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Youths call for lower age of consent, consultation on abortion

During a session of the National Youth Parliament, members of the ‘Party of Sexual Health and Reproductive Rights’ said that sexuality should not remain a taboo subject

yannick_pace
Yannick Pace
13 September 2017, 8:03pm
A group of youths have proposed that the age of sexual consent be lowered from 18 to 16 and that the country have a proper consultation on abortion, which they insisted should no longer remain a taboo subject.

The youths, aged between 19 and 35, made their proposals during a session of the National Youth Parliament. They included suggestions on sexual health education and awareness, mental health issues related to sexuality, sperm banks, abortion, embryo freezing, IVF and surrogacy.  

“We believe that abortion should no longer remain a taboo subject,” wrote the youths. “We believe there should be room for consultation and discussion especially in light of the fact that every year, several Maltese women are forced to have abortions abroad or by using unsafe methods.”

Also tied to the subject of abortion, the Party of Sexual Health and Reproductive Rights (PSH) called on the government to ban The Silent Scream, a controversial film from 1984 which is commonly shown to students in Maltese schools.

“This video is being shown to 14-year-olds who are being influenced by false content,” they said. “The government should therefore stop schools and other organisations in Malta from showing this video because of its graphic content and incorrect information.”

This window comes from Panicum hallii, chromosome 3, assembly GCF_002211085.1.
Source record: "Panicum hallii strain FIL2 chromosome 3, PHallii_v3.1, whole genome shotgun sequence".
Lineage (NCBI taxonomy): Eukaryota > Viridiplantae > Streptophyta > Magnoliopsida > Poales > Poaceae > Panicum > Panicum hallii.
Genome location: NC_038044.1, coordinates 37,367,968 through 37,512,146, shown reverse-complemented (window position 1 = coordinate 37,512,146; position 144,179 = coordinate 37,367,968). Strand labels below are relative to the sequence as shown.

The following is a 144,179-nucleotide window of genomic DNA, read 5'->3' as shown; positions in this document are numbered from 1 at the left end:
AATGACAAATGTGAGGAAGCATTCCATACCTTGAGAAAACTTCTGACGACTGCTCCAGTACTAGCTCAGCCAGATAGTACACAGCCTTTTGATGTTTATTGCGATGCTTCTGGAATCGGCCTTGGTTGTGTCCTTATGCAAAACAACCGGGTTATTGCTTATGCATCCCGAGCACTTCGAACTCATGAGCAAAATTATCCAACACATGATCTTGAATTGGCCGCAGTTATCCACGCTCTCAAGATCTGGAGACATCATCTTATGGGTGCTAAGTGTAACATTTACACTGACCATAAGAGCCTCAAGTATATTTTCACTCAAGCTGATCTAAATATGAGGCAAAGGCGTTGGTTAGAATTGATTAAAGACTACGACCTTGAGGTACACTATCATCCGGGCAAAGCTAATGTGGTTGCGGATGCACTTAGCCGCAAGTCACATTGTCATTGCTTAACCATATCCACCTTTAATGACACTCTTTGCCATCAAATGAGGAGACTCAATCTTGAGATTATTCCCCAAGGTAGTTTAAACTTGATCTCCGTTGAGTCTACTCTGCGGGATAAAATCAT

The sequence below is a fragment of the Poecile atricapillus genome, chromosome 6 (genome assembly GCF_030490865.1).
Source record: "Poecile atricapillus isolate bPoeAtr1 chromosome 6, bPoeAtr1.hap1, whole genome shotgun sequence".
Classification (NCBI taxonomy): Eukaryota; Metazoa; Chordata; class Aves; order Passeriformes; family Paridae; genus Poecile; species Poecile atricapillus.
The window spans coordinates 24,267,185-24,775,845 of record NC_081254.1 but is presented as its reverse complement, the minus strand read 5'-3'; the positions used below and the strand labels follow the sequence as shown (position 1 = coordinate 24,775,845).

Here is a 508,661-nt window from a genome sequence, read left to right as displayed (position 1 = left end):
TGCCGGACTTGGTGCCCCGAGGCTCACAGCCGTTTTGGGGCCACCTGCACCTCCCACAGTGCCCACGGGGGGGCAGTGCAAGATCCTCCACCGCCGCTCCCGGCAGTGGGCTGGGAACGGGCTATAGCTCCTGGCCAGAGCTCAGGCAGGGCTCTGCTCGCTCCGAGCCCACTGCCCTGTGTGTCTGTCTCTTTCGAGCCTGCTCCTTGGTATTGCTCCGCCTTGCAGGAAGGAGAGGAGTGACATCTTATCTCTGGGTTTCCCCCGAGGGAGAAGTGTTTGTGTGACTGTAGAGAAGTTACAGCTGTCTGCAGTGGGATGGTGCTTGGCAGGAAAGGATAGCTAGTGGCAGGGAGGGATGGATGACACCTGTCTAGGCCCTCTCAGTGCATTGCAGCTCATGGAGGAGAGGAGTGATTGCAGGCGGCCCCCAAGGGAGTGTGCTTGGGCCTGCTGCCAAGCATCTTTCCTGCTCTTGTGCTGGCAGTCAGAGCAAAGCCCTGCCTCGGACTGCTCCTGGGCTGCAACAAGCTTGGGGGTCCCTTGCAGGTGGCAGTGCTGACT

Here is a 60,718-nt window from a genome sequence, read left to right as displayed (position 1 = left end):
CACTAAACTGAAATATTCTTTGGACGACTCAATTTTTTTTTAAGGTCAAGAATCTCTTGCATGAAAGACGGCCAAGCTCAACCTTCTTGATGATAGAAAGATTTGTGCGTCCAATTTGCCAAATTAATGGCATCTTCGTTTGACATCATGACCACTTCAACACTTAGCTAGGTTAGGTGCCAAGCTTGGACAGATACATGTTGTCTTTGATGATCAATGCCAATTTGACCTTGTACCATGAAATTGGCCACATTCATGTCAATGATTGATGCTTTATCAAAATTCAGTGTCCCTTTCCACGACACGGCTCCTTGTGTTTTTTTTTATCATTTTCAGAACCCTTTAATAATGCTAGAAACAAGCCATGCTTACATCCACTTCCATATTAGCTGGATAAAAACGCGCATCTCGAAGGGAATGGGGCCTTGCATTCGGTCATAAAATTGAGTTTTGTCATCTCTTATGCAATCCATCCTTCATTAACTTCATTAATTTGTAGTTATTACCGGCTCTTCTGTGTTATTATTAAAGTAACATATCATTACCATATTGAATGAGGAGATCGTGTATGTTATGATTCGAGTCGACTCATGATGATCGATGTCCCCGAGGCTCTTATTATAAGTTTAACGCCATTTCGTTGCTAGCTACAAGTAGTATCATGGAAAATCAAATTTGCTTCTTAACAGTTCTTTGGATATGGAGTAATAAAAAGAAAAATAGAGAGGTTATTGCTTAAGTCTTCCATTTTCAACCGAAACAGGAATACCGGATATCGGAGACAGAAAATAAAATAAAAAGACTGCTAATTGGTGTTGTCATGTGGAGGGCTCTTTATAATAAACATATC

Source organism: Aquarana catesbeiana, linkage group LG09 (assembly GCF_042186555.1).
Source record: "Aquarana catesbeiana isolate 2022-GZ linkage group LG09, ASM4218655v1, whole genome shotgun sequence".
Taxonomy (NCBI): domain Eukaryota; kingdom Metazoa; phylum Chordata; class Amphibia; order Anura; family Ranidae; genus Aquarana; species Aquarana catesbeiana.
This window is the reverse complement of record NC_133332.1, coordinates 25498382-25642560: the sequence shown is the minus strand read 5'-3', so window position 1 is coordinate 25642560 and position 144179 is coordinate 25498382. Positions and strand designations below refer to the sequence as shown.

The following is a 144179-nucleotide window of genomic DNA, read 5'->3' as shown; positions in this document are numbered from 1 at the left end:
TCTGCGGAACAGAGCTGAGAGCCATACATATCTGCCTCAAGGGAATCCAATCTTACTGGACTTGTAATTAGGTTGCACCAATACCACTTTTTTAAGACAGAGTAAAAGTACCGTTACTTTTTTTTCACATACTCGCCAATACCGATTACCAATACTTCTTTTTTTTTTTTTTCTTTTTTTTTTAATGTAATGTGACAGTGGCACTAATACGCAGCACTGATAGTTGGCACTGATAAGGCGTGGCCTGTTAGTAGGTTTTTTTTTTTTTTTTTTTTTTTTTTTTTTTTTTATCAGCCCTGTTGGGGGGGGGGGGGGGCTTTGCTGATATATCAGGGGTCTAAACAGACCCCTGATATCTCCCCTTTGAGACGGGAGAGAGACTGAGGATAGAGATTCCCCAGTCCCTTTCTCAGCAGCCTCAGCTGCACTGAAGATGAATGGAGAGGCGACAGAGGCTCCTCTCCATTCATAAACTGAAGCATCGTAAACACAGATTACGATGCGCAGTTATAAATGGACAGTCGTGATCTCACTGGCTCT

On the issue of the age of sexual consent in Malta, which is currently 18 years of age, the PSH insisted that this should be lowered to 16.

They said that “many youths younger than 18 are sexually active” and that the lowering of the age of consent would ultimately result in them using contraceptives as well as them getting more regular check-ups, “since they would no longer feel they are breaking the law”.

The morning-after pill was recently made available on the local market, however the students said that its introduction was not accompanied by the necessary educational campaign on its effects.

“Many young women do not have enough information about this pill. We believe that there should be necessary training in schools, as well as an obligation by pharmacists to explain how and when it should be taken,” they said.

The report from the parliamentary session includes over 30 other proposals including calls for changes in attitudes towards sex, more educational campaigns that went “beyond posters in bathrooms”, more information on contraceptives and the services offered by the GU clinic as well has the availability of condom machines in post-secondary schools and the distribution of free condoms in areas commonly frequented by youths.

Moreover, there were calls for the government to introduce sperm banks and the option of surrogacy for those who are unable to have children.

Survey results

A survey was also conducted among 182 youths aged between 14 and 35, which asked respondents a number of questions related to sexual health. The most interesting findings from the survey were:

72% believed there wasn’t enough education about contraceptives

72% felt that government should provide IVF services

50.8% did not agree with lowering the age of consent

66.5% did not agree with the introduction of abortion, with most believing it was tantamount to killing a baby

70.4% were in favour of the opening of sperm banks

 

yannick_pace
Yannick joined MaltaToday as a journalist in 2016. His main areas of interest are politics...